KUALA LUMPUR, 11 Feb 2009: The Public Complaints Bureau (PCB) would conduct a nationwide tour to expedite the process of solving complaints or problems.
Minister in the Prime Minister’s Department, Senator T Murugiah said during the nationwide clinic, “Klinik Rakyat,” the PCB delegation would also encompass officers from government agencies and ministries to provide solutions to pressing issues.
“The Prime Minister’s Department through PCB will carry out the exercise to enable the public to put forward their displeasure in services rendered, any wrong doings or express any dissatisfaction,” he told reporters after making his maiden visit to the Federal Territory PCB here today.
Murugiah said a calendar for the “Klinik” was being prepared and expected to be ready by next month and once ready, the dates would be published.
“PCB, accompanied by me or Tan Sri Bernard Dompok (Minister in the Prime Minister’s Department) will go nationwide to conduct such clinics,” he said.
He added that the tour was also to inform the public of the functions undertaken by PCB to assist the public, because though the bureau was formed in 1971, the public was still not aware of its existence.
“May be because PCB does not have direct authority to solve problems, the public do not bother to forward their complaints. Currently, only issues involving the Indian community is being referred to the bureau but we do not want only the problems of one race to be solved but rather all the races in the country,” he said.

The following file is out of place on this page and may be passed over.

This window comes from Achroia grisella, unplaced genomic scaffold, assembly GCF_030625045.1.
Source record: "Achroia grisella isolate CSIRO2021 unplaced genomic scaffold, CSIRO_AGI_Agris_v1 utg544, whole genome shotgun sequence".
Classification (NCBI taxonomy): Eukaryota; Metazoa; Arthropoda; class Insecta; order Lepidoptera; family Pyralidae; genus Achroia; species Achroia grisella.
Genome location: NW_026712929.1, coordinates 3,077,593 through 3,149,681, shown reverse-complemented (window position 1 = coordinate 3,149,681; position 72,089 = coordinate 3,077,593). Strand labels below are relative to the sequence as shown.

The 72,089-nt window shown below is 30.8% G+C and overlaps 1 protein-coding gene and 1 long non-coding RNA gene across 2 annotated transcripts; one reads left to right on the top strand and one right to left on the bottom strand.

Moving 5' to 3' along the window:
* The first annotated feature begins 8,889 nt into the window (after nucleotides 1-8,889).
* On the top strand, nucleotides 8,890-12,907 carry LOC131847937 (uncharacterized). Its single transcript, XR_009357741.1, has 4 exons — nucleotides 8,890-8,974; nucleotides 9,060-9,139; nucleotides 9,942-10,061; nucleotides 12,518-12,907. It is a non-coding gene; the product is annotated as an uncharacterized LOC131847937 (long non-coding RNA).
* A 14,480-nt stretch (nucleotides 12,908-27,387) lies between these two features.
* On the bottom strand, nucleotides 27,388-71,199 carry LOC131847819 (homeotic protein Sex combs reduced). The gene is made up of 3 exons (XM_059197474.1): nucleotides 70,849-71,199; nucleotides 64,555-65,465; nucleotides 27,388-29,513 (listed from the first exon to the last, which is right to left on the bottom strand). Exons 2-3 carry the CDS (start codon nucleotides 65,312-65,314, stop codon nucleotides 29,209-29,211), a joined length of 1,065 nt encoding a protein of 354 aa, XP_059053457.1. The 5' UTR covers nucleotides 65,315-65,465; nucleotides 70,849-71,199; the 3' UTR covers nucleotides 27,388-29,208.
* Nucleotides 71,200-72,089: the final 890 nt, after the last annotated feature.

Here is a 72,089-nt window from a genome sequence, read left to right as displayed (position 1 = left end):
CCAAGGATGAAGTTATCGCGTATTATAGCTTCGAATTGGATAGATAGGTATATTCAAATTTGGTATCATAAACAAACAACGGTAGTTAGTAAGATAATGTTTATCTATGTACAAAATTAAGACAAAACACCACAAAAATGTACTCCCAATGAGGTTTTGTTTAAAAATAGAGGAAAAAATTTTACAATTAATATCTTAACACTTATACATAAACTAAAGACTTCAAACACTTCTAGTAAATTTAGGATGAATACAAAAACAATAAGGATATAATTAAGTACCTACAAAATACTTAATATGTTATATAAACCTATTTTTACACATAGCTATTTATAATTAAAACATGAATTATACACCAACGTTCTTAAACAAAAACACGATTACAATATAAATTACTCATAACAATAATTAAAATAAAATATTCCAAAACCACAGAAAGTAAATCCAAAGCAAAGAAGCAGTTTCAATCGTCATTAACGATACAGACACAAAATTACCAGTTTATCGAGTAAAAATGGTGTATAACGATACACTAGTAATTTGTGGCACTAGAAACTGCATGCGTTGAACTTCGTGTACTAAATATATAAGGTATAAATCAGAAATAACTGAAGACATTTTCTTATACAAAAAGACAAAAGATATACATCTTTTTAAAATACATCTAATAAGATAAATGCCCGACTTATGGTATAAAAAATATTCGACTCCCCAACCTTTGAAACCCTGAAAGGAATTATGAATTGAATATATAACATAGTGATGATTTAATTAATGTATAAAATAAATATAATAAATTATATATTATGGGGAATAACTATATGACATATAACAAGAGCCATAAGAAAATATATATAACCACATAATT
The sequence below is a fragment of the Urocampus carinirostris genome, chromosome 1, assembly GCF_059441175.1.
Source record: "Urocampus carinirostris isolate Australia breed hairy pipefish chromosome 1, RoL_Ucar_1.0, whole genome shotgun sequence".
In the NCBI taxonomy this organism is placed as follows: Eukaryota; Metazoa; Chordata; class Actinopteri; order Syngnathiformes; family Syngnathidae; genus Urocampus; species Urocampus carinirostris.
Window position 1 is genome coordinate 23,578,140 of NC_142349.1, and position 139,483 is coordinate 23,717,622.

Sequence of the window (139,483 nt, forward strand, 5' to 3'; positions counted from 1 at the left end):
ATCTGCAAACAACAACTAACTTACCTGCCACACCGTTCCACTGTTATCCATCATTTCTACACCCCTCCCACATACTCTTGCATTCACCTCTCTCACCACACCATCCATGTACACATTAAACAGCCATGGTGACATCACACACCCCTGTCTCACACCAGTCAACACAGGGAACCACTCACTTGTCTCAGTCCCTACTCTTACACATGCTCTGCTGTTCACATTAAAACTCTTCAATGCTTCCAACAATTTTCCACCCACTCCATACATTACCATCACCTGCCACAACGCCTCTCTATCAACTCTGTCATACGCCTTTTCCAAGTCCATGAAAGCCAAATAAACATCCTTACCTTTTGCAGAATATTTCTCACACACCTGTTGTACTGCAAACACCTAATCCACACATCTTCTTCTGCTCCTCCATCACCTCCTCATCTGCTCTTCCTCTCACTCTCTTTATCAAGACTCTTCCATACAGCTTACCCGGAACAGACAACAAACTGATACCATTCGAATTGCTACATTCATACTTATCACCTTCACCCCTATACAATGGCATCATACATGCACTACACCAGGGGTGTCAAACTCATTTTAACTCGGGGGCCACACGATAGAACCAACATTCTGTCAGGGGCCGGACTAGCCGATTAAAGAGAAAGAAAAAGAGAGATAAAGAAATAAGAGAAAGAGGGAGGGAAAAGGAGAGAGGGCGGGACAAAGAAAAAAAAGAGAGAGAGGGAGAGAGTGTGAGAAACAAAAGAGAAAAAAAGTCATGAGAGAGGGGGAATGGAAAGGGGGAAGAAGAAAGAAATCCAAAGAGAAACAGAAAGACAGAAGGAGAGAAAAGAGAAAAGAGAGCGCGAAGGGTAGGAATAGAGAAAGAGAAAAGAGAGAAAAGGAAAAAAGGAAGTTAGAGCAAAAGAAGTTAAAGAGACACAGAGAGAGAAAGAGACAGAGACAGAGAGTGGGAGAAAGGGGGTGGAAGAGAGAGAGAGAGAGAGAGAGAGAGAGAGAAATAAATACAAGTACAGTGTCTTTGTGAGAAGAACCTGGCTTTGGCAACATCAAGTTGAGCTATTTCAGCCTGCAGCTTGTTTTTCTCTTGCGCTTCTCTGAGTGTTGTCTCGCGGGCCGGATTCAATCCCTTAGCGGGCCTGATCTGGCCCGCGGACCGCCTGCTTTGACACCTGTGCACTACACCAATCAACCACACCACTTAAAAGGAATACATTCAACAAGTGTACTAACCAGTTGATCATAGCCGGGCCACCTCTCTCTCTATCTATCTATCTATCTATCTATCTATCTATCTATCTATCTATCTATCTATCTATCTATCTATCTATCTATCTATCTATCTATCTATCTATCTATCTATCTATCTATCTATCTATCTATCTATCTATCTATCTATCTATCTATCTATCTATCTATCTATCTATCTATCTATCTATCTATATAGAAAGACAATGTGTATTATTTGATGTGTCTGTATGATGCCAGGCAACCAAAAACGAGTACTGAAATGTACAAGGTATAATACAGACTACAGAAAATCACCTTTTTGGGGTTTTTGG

Murugiah said the Prime Minister’s Department was awaiting a cabinet approval to enable the PCB to act as a tribunal to solve outstanding cases and complaints from the public.
“Some government departments and ministries claim that PCB did not have any authority to direct them, creating a difficult situation when trying to solve problems faced by the public,” he said.
“Without an endorsement from the cabinet, PCB will just be another government agency that cannot act or be effective in trying to solve problems faced by the public and defeat the objective of setting up the PCB.
“It will be useless to receive four or five cases a month when we have 271 officers throughout the country,” he said.
Through a new initiative over the past three months, 81% or 5,954 of the 7,351 outstanding cases in PCB had been solved, he said.
“PCB normally calls both the involved parties to the PCB office in an effort to try and find a solution to their problems,” said Murugiah. — Bernama